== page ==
I have a confession to make. I am an introvert. I did not always realize I was an introvert, I used to think I was just shy or maybe quiet. But a few years ago, I stumbled across the Caring for Your Introvert by Jonathan Rauch (I highly recommend reading the article in its entirety). The article described me perfectly:
“Do you know someone who needs hours alone every day? Who loves quiet conversations about feelings or ideas, and can give a dynamite presentation to a big audience, but seems awkward in groups and maladroit at small talk?”
According to Rauch:
“Shy people are anxious or frightened or self-excoriating in social settings; introverts generally are not. Introverts are also not misanthropic…rather, introverts are people who find other people tiring.”
I know that sounds bad but it’s nothing personal. I don’t find individual people tiring, social settings are just draining for me. Honestly, sometimes I am as exhausted after a large-scale social situation as I am after a CrossFit workout (hopefully not as sweaty though – unless there was dancing involved). I need at least a couple of nights a week to myself to even consider willingly attending social events and I am one of those people who after 2 or 3 hours at a party really just needs to go home and take a nap. But at the same time, I do not get nervous giving a presentation or teaching a class of 90 students and overall, I think that I am a pretty approachable person and very social in small groups. I do still enjoy large social settings, going to parties, and hanging out with friends, I just need a “rest” day in-between such events.
When I decided to pursue a degree in recreation and the management of recreation, I knew that human dimensions were an important part of properly managing parks and protected areas. I also knew that studying human dimensions pretty much necessitated actually talking to people. However, somehow and naively, I thought I could get away with a graduate program just focused on the “recreation ecology” aspect of managing protected areas (Can’t I just map trails and look at plants all day??). I was wrong…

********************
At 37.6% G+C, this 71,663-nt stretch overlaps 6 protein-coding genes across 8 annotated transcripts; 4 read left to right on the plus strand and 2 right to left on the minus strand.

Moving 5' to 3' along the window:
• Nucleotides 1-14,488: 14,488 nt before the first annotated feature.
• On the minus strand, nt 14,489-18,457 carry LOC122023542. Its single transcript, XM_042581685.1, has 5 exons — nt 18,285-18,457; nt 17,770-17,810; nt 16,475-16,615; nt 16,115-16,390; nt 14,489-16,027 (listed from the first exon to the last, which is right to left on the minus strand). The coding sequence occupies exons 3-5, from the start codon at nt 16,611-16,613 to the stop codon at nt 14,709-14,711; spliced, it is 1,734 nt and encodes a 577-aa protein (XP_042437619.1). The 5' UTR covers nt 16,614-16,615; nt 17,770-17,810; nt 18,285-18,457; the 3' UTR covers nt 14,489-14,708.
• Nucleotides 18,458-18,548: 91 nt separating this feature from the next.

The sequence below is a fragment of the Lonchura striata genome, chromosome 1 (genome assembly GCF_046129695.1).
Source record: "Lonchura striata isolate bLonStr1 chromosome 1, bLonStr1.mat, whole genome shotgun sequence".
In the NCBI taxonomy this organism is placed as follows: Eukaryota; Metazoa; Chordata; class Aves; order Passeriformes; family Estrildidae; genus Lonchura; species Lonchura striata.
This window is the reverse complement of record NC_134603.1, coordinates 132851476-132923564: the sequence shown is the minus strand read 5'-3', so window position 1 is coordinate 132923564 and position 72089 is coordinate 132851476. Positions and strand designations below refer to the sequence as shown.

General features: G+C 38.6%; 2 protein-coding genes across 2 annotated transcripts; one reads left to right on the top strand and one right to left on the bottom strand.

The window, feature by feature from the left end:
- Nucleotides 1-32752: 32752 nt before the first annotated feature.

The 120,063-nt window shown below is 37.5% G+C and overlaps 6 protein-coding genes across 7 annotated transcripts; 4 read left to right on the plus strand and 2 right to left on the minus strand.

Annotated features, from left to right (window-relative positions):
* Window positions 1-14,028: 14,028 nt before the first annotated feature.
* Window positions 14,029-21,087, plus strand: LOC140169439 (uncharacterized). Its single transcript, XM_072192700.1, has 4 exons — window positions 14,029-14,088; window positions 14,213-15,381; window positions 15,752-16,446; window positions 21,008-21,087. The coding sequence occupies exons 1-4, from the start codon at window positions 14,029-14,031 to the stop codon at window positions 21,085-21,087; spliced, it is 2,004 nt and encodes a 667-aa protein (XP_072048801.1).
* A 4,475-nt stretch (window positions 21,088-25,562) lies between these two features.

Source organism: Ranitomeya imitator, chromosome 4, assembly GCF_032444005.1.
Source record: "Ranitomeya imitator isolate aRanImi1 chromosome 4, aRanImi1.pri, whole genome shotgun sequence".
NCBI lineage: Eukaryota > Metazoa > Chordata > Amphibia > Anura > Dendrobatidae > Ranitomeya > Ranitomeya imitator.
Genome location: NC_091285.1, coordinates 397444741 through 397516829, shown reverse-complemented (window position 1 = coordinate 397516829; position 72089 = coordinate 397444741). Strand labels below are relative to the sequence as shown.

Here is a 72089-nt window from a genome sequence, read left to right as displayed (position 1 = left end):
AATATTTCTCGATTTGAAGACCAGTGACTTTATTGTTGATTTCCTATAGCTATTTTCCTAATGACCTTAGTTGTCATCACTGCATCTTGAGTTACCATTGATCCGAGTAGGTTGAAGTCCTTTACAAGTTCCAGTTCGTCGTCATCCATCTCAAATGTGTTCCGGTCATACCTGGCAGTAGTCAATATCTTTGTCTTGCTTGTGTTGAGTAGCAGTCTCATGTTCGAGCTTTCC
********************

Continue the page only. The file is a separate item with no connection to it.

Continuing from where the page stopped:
During my second field season of graduate school, I found myself at a trailhead with a pile of clipboards, stacks of numbered surveys, and little lunch baggies full of freshly sharpened golf pencils. This introvert was able to spend two weeks, 6 to 8 hours a day, asking strangers for a favor (while they are on vacation!), and engaging in small talk. I am pretty sure this situation perfectly describes an introvert’s nightmare.
A few things to know about survey work (especially for those of you who may find yourself at the “filling-in-the bubbles” end of a recreation survey) from the experiences of an introverted amateur social scientist:
1. I get a rush of adrenaline every single time I have to “intercept” – that’s the fancy word for “ask” – a visitor to take a survey; even after handing out over 800 surveys and participating in even more “interceptions” (I’ve had many rejections over the past four years). You never know what kind of mood the person will be in when you stop them which is a tad unnerving. Generally people are super nice and polite but once and awhile you get someone a tad crazy or very angry (usually at the government…). At one of my recent survey sites, I could hear the visitors coming down the trail before I could see them. Every time I heard the sound of feet shuffling or climbing gear clanking, I would take a deep breath and mentally prepare myself for the 10 second “pitch” I give to get people to stop long enough so that I can actually ask them if they’d be willing to take a survey.
2. I honestly feel a little bad about doing survey work. I know it’s important to the park and it’s important to me, my graduate work, and needed to further science in my field to be able to collect social science data but I am about to ask a stranger to take 10 to 20 minutes out of their day – out of their vacation really – for something that they may never benefit from. I feel bad about it! Really, all I can offer them is a place to sit while they take the survey and often times it’s hot or buggy or there are bees near my survey chairs or bark beetles eating the tree right behind the participants’ head. I never actually apologize because I feel like saying “Sorry you have to do this” is unprofessional but I try to make the experience as pleasurable as possible. I make small talk (or at least the best small talk that an introvert can handle) and ask about the participants lives and vacations.